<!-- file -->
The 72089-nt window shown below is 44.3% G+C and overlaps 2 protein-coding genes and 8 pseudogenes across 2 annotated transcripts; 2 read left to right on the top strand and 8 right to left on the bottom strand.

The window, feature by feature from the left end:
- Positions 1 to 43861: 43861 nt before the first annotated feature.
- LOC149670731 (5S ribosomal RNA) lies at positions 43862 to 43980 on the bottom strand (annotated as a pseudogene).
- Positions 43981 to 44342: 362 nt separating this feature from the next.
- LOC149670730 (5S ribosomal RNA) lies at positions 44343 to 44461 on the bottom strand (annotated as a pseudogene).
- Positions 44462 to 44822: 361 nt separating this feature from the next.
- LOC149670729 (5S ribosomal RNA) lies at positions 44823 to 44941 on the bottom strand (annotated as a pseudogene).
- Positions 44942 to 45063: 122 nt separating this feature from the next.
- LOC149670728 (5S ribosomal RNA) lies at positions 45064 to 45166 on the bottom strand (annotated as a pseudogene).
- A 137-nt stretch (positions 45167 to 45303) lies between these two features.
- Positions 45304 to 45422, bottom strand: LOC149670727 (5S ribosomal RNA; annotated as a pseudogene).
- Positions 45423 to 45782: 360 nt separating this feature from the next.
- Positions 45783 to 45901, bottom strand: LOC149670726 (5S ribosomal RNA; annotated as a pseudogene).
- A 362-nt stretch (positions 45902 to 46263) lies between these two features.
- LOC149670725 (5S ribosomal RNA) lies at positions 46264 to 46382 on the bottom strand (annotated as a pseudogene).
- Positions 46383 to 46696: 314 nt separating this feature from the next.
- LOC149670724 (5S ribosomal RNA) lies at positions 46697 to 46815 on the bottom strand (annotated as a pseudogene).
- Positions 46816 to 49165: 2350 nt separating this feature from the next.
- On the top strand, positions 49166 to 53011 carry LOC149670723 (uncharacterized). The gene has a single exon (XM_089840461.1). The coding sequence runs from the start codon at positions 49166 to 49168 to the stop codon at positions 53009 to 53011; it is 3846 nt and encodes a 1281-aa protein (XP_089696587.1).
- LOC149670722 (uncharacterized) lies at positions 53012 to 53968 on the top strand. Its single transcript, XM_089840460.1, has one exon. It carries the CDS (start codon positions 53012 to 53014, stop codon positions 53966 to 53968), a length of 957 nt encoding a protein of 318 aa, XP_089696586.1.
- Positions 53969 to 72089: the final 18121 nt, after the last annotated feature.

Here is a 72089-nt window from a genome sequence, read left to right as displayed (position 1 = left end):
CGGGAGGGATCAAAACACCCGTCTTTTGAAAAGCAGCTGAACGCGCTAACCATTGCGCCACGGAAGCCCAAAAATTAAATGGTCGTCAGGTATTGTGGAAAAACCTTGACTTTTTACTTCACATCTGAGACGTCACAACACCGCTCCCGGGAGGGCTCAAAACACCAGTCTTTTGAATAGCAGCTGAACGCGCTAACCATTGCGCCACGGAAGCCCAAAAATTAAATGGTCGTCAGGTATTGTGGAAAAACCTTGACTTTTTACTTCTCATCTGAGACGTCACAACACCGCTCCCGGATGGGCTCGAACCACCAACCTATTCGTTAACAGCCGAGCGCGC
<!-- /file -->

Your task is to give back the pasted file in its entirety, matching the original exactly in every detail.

The 72089-nt window shown below is 44.3% G+C and overlaps 2 protein-coding genes and 8 pseudogenes across 2 annotated transcripts; 2 read left to right on the top strand and 8 right to left on the bottom strand.

The window, feature by feature from the left end:
- Positions 1 to 43861: 43861 nt before the first annotated feature.
- LOC149670731 (5S ribosomal RNA) lies at positions 43862 to 43980 on the bottom strand (annotated as a pseudogene).
- Positions 43981 to 44342: 362 nt separating this feature from the next.
- LOC149670730 (5S ribosomal RNA) lies at positions 44343 to 44461 on the bottom strand (annotated as a pseudogene).
- Positions 44462 to 44822: 361 nt separating this feature from the next.
- LOC149670729 (5S ribosomal RNA) lies at positions 44823 to 44941 on the bottom strand (annotated as a pseudogene).
- Positions 44942 to 45063: 122 nt separating this feature from the next.
- LOC149670728 (5S ribosomal RNA) lies at positions 45064 to 45166 on the bottom strand (annotated as a pseudogene).
- A 137-nt stretch (positions 45167 to 45303) lies between these two features.
- Positions 45304 to 45422, bottom strand: LOC149670727 (5S ribosomal RNA; annotated as a pseudogene).
- Positions 45423 to 45782: 360 nt separating this feature from the next.
- Positions 45783 to 45901, bottom strand: LOC149670726 (5S ribosomal RNA; annotated as a pseudogene).
- A 362-nt stretch (positions 45902 to 46263) lies between these two features.
- LOC149670725 (5S ribosomal RNA) lies at positions 46264 to 46382 on the bottom strand (annotated as a pseudogene).
- Positions 46383 to 46696: 314 nt separating this feature from the next.
- LOC149670724 (5S ribosomal RNA) lies at positions 46697 to 46815 on the bottom strand (annotated as a pseudogene).
- Positions 46816 to 49165: 2350 nt separating this feature from the next.
- On the top strand, positions 49166 to 53011 carry LOC149670723 (uncharacterized). The gene has a single exon (XM_089840461.1). The coding sequence runs from the start codon at positions 49166 to 49168 to the stop codon at positions 53009 to 53011; it is 3846 nt and encodes a 1281-aa protein (XP_089696587.1).
- LOC149670722 (uncharacterized) lies at positions 53012 to 53968 on the top strand. Its single transcript, XM_089840460.1, has one exon. It carries the CDS (start codon positions 53012 to 53014, stop codon positions 53966 to 53968), a length of 957 nt encoding a protein of 318 aa, XP_089696586.1.
- Positions 53969 to 72089: the final 18121 nt, after the last annotated feature.

Here is a 72089-nt window from a genome sequence, read left to right as displayed (position 1 = left end):
CGGGAGGGATCAAAACACCCGTCTTTTGAAAAGCAGCTGAACGCGCTAACCATTGCGCCACGGAAGCCCAAAAATTAAATGGTCGTCAGGTATTGTGGAAAAACCTTGACTTTTTACTTCACATCTGAGACGTCACAACACCGCTCCCGGGAGGGCTCAAAACACCAGTCTTTTGAATAGCAGCTGAACGCGCTAACCATTGCGCCACGGAAGCCCAAAAATTAAATGGTCGTCAGGTATTGTGGAAAAACCTTGACTTTTTACTTCTCATCTGAGACGTCACAACACCGCTCCCGGATGGGCTCGAACCACCAACCTATTCGTTAACAGCCGAGCGCGC